South Africa's rhinos to be moved in secret
South Africa's Cabinet has approved the relocation of rhinos from the country's Kruger National Park to secret sites both within in the country and across its borders to combat a surge in poaching.
Discussions with Botswana and Zambia have started, Edna Molewa, the country's Minister of Environmental Affairs, said.
South Africa, home to most of the world's rhinos, is struggling to protect the pachyderms against poachers, many of whom stream across the border between Mozambique and Kruger armed with automatic rifles and night sights. So far this year 638 rhinos have been poached in South Africa, almost two thirds of those in Kruger, compared with a record 1,004 in all of last year.
"South Africa also recognises international opportunities for establishing rhino strongholds in neighbouring countries," Molewa said.
Poaching has surged in South African game reserves and private game ranches and beyond as demand for the animals' horns climbs in Asian nations including China and Vietnam because of a false belief that it can cure diseases including cancer.
As many as 500 rhinos could be safely moved from Kruger, a reserve the size of Israel, Sam Ferreira, a large mammal ecologist at South African National Parks, said at the briefing. Moving such a large number would be logistically difficult, he said.
In addition to protecting the animals from poachers relocations can boost populations as some are moved from areas where there are too many rhinos for the ecosystem to support and birth rates are declining, he said.
"The translocations are the backbone of what South Africans have achieved with rhinos" in conservation, Ferreira said. About 1,500 rhinos were relocated from Kruger between 1997 and 2013, a programme that "has contributed significantly" to the growth of the South African population of the animals, Molewa said.
South Africa's government has also taken other steps to protect rhinos including deploying soldiers in Kruger.
New interventions include disrupting crime syndicates, Molewa said, with the number of poachers arrested "considerably" higher this year than in 2013.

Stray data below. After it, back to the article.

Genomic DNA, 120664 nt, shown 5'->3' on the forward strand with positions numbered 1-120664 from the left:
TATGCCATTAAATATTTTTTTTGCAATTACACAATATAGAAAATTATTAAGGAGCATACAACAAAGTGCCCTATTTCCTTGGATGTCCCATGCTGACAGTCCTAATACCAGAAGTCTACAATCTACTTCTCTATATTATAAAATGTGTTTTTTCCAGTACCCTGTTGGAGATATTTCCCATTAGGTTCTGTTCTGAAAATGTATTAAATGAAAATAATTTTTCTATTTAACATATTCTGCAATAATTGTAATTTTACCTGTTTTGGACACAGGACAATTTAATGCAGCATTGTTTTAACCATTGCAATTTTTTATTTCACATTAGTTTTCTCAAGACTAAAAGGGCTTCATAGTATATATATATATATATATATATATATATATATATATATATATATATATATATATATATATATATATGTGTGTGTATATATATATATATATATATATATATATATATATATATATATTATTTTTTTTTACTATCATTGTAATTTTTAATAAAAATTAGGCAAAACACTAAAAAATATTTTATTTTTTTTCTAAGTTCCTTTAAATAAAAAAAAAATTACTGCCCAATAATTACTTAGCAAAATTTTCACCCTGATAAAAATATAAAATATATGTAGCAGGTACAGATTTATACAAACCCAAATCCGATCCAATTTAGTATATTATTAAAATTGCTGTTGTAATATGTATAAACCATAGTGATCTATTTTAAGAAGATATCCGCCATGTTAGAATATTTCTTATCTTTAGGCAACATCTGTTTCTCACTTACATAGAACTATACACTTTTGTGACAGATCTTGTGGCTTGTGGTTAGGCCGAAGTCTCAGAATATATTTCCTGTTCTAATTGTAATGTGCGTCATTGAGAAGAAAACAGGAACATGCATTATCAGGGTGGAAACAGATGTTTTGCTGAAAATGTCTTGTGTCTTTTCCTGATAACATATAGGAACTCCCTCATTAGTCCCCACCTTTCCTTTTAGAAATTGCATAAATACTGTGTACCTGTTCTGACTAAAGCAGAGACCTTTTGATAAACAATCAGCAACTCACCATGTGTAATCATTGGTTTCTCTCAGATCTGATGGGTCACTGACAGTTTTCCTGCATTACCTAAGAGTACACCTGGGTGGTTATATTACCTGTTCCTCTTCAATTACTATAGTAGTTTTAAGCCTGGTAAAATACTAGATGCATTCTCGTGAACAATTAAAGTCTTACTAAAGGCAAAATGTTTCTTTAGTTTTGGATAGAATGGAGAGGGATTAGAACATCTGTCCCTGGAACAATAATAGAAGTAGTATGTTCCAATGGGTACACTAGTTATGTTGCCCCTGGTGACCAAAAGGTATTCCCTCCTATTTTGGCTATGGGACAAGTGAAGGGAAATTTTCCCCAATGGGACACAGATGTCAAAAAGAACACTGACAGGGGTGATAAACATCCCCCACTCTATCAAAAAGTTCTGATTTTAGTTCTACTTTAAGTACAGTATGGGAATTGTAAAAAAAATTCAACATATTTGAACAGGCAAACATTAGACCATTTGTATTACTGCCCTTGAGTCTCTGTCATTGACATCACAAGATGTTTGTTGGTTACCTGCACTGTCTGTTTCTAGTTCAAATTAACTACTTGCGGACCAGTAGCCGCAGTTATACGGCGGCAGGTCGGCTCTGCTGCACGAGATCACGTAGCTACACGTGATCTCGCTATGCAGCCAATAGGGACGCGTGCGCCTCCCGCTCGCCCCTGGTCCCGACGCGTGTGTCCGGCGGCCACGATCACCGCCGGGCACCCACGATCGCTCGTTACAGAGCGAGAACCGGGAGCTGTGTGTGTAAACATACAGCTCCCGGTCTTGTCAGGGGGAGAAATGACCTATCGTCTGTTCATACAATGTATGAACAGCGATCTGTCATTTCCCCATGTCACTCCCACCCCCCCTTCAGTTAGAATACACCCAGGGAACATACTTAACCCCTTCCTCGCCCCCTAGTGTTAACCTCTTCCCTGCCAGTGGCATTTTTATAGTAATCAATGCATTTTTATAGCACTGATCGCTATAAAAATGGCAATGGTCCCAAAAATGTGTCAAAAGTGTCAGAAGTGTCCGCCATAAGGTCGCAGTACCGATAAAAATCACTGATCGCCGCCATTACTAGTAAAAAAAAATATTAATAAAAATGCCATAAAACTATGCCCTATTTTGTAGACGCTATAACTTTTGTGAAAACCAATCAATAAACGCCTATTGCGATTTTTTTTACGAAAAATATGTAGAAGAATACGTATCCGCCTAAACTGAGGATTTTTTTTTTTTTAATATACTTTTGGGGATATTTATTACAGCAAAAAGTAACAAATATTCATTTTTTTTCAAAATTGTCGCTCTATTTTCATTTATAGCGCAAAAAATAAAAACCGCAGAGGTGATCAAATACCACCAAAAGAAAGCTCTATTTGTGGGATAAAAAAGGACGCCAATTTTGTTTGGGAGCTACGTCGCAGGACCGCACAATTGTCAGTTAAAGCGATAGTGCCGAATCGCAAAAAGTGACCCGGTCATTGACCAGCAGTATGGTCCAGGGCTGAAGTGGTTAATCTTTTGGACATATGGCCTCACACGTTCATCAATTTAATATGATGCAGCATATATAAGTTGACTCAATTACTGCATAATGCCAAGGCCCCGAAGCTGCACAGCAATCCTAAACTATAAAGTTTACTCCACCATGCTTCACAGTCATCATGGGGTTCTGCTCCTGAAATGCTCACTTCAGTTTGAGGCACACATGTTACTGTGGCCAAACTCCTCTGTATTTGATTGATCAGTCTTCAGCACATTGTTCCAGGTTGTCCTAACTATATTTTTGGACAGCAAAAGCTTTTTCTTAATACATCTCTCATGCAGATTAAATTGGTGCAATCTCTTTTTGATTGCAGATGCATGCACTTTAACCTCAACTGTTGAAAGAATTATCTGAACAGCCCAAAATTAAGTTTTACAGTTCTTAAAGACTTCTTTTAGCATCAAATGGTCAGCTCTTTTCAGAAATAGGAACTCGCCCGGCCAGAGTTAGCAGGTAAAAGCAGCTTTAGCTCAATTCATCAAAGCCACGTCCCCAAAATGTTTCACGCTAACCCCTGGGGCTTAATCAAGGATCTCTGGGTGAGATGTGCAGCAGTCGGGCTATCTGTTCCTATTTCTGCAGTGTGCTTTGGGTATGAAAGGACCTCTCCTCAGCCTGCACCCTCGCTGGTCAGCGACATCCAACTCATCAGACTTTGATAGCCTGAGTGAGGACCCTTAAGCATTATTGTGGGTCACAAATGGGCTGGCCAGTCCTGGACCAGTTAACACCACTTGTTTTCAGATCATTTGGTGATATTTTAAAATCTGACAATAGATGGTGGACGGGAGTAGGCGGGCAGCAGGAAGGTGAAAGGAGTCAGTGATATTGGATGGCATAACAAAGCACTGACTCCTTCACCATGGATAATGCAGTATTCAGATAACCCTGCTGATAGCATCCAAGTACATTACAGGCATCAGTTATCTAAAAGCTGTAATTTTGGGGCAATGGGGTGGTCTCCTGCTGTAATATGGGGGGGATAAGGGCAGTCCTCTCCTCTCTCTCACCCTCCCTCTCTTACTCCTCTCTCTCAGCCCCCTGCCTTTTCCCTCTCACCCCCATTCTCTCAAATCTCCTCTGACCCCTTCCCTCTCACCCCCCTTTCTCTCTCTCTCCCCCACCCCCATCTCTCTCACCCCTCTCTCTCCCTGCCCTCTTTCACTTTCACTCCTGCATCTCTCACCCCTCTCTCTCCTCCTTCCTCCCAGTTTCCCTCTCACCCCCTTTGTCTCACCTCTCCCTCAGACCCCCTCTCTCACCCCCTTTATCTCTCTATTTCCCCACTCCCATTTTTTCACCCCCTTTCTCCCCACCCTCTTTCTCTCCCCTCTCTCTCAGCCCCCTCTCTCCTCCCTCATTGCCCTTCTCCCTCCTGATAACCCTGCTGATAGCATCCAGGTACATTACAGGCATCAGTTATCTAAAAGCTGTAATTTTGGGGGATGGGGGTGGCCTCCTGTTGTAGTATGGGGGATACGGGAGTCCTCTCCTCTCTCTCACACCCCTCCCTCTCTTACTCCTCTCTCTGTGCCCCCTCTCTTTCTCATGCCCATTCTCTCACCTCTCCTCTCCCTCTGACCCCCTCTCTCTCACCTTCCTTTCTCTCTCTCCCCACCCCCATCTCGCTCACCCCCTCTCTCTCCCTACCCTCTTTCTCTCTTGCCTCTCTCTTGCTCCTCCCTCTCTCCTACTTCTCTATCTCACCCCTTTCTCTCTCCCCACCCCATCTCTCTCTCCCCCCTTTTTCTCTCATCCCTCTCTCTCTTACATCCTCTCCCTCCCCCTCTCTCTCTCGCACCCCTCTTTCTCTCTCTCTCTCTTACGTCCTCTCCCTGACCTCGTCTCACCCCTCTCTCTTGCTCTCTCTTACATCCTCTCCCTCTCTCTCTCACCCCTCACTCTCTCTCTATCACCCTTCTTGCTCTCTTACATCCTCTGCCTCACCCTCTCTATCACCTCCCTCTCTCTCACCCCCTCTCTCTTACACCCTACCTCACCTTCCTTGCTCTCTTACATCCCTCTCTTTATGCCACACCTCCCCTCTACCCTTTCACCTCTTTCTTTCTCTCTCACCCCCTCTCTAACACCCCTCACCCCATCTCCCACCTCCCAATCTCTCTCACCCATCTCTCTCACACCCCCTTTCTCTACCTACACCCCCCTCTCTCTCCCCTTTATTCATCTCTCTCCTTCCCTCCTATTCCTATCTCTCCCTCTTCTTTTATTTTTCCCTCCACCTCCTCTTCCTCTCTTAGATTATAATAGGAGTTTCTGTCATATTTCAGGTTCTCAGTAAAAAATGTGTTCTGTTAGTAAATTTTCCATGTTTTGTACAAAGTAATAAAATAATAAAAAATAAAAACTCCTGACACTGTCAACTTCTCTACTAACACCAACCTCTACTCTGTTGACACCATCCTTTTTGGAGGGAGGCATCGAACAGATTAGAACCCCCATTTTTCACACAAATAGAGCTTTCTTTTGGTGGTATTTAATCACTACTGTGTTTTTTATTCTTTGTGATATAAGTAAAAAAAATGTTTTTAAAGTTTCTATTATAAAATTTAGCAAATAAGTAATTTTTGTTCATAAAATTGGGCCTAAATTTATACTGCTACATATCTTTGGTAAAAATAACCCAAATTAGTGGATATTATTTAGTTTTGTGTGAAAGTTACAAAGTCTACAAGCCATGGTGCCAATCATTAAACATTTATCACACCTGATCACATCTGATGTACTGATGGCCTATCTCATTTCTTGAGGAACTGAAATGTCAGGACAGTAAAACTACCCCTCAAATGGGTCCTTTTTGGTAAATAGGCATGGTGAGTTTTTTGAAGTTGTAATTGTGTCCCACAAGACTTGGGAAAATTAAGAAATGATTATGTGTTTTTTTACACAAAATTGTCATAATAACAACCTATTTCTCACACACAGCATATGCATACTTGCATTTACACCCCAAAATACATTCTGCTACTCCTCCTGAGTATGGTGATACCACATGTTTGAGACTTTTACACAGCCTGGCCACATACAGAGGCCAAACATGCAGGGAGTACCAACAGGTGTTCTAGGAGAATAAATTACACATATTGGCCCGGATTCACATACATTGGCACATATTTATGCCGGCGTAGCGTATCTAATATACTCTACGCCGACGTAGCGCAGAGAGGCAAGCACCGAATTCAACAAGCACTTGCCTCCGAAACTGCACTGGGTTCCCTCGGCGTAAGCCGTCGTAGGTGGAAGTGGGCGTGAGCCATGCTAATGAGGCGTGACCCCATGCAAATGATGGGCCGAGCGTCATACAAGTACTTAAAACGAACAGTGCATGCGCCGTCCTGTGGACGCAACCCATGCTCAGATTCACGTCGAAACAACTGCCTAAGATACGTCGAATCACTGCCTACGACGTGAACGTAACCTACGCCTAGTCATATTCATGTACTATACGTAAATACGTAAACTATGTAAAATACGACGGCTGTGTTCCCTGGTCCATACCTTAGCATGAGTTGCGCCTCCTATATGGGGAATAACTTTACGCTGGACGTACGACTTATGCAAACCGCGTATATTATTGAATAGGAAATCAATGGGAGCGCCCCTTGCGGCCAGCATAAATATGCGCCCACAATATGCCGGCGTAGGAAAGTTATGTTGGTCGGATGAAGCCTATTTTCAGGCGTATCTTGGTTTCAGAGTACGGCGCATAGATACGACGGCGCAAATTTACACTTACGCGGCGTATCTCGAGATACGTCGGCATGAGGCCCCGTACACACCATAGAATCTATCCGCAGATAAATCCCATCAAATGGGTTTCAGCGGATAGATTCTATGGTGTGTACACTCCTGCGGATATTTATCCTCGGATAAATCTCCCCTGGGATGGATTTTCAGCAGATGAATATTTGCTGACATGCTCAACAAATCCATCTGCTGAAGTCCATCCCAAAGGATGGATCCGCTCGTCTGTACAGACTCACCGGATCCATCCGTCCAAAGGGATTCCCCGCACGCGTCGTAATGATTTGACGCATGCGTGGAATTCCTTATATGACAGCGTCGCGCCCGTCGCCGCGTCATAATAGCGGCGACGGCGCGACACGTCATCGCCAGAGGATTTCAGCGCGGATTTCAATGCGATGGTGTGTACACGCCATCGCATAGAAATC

Last month, a poacher was sentenced in a court northeast of Johannesburg to 77 years in jail for killing three rhino calves in 2011. Six people were arrested in an operation in the Kruger, South African National Parks, which runs the reserve, said in a statement yesterday.
Police have stepped up measures to fight poaching including boosting crime scene personnel and engaging with communities around the areas, Riah Phiyega, South African Police Service commissioner, told reporters at the briefing.
The police have made 176 arrests in connection with rhino poaching this year and have the ability to continue the pursuit of criminals across the border, according to Phiyega.
Together the measures have stabilised the population, according to Molewa.
"The latest rhino population survey, in 2013, conducted by SANParks, showed that between 8,400 and 9,600 white rhinos are presently living in Kruger National Park," she said.
"Poaching, natural deaths and the translocation of rhino from the Kruger National Park presently match that of rhino births," Molewa said.
There is no final decision on legalising trading of rhino horn after the government last year authorised her department to explore the possibility, Molewa said.
"The Cabinet has established an inter-ministerial committee and a panel of experts," she said.
Most rhinos in South Africa are white rhinos, the bigger of the two types of the animal found in Africa. White rhinos can weigh more than two metric tons.
Their horns, and those of the smaller black rhino as well as Asian varieties, are more valuable than gold by weight. The horns are largely made up of keratin, a substance similar to human hair.
- The Washington Post